Swiss coach Kuhn stands alone in tough times

10th June 2008, Comments 0 comments

In face of the upcoming match against Turkey, Koebi Kuhn must strike a balance between coaching the team and caring for his wife who remains in a coma.

10 June 2008

BASEL - Koebi Kuhn stood in front of the Switzerland bench, arms folded, concentrating on the action, as if he was watching just another game.

Only it was far from just another game.

He had waited years for this, the chance to coach his country's national team before the home fans in the opener of the European Championship, football's second-biggest event after the World Cup.

But just five days before Saturday's match, his wife collapsed in an epileptic fit and had what the Swiss Football Association described as an "acute loss of consciousness".

Kuhn never thought about taking any leave of absence and he returned to work Tuesday. While he stood on the field of St. Jakob Park during Switzerland's 1-0 loss to the Czech Republic, Alice Kuhn remained in a Zurich hospital, in an artificially induced coma.

Kuhn wouldn't say how difficult it must have been to concentrate on the match. When the question was put to him, it was intercepted by team spokesman Pierre Benoit.

"We are not going to comment on any private issues," Benoit said.

Kuhn said earlier in the week that he was "happy and relieved" that her condition had improved. He has been visiting his wife is the hospital each day, trying to balance his high-profile job with his life as a husband.

In the United States, coaches and athletes often speak of how family illnesses "put things in perspective." In much of Europe, such things aren't discussed publicly.

Czech Republic coach Karel Bruckner was taken aback and was even asked if he could imagine what Kuhn was going through.

"I am very sorry for my colleague," Bruckner said.

Switzerland's players certainly knew what Kuhn was experiencing. Coaches spend more time with their players than their families, and players become a support group in times of trouble.

"We wanted to win it for him because he's currently going through a difficult time," midfielder Tranquillo Barnetta said. "The disappointment is huge."

Switzerland's first native coach since the 1980s, Kuhn played 63 times for his country. He took over the national team in 2001 and qualified the Swiss for Euro 2004, where they failed to advance from the first round, and the 2006 World Cup, where they were eliminated by Ukraine in the second round on penalty kicks.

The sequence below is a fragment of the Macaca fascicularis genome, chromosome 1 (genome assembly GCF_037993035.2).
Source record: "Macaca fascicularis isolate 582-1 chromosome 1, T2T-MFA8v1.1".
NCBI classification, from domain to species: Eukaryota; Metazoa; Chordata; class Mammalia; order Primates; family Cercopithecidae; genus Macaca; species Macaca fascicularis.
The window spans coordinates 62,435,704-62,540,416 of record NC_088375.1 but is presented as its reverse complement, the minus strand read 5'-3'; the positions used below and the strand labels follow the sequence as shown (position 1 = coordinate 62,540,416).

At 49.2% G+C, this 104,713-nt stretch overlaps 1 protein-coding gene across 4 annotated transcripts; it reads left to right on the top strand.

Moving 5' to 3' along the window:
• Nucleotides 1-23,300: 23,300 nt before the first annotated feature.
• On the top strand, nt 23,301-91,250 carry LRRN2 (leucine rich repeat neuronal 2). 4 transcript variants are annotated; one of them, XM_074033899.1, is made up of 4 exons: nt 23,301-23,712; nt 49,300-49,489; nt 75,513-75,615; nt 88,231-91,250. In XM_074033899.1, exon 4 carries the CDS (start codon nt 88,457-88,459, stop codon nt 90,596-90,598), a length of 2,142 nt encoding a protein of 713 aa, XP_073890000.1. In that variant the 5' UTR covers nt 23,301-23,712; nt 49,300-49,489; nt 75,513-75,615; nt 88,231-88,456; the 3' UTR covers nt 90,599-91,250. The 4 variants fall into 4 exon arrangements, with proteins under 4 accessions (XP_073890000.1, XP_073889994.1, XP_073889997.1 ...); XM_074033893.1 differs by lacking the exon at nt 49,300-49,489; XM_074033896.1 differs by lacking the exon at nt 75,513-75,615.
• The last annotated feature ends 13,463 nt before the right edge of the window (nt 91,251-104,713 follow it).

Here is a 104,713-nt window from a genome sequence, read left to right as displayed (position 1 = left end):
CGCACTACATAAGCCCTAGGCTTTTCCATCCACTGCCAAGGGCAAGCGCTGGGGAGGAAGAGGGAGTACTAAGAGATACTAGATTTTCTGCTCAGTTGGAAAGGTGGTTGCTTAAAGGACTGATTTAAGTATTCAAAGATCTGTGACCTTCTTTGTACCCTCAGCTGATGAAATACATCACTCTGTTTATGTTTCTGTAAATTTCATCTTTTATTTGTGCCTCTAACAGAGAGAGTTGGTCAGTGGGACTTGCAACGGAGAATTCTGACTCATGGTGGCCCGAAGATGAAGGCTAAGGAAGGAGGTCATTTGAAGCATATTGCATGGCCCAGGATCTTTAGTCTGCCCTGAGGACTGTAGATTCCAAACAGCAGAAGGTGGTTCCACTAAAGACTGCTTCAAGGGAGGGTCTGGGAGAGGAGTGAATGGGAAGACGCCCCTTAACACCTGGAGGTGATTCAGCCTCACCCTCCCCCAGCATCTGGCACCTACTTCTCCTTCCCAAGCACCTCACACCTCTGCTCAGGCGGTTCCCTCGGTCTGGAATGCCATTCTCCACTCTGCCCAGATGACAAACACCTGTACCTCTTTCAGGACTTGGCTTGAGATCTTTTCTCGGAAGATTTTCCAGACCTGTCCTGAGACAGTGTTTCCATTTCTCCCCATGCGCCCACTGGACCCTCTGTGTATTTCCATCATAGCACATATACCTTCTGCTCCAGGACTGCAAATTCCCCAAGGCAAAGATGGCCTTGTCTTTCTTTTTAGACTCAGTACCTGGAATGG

He announced nearly two years ago that he would leave after this tournament, and Bayern Munich coach Ottmar Hitzfeld was hired in February as his successor.

"Koebi is in an extremely tough situation," Hitzfeld said Friday.

Balding, with trim white hair, Kuhn looks more like a businessman than a coach. There is intense pressure of these managers, who tend to burn out far more quickly than bench leaders in other sports.

Switzerland, just 44th in the world rankings, is far from a football power but manages to hold it own among the second-level European nations. It's usually a centre of attention not for its play, but because it is where football's governing bodies, FIFA and UEFA, are located.

The Swiss feels honoured to co-host the 2008 tournament along with Alpine neighbour Austria. This is the first big tournament Switzerland has staged since 1954, when West Germany won its first World Cup title by defeating Hungary's "Magical Magyars" 3-2 in the final, still referred to as "The Miracle of Bern."

There was the usual pomp before the match, with 976 performers, some of stilts, some in traditional costumes. The stadium was filled with fans in red - the colour of choice for both Swiss and Czech fans.

There was much mass humming of "Go West," the Pet Shop Boys tune that was repeatedly played in South Korea during the 2002 World Cup. Supporters in the crowd of 39,730, repeatedly chanted "Hopp Schwiiz!" which translates to "Go Switzerland!"

How much of this Kuhn noticed was unclear. He looked pretty locked in, twisting in pain when his team failed to convert chances, throwing his hands up in despair at times.

At the end of the match, as players from both teams gathered in the centre of the field and talked, Kuhn started walking slowly to the tunnel at far end.

No one got close to him.

With his entire nation watching, he seemed very much a man alone.

[AP / Expatica]

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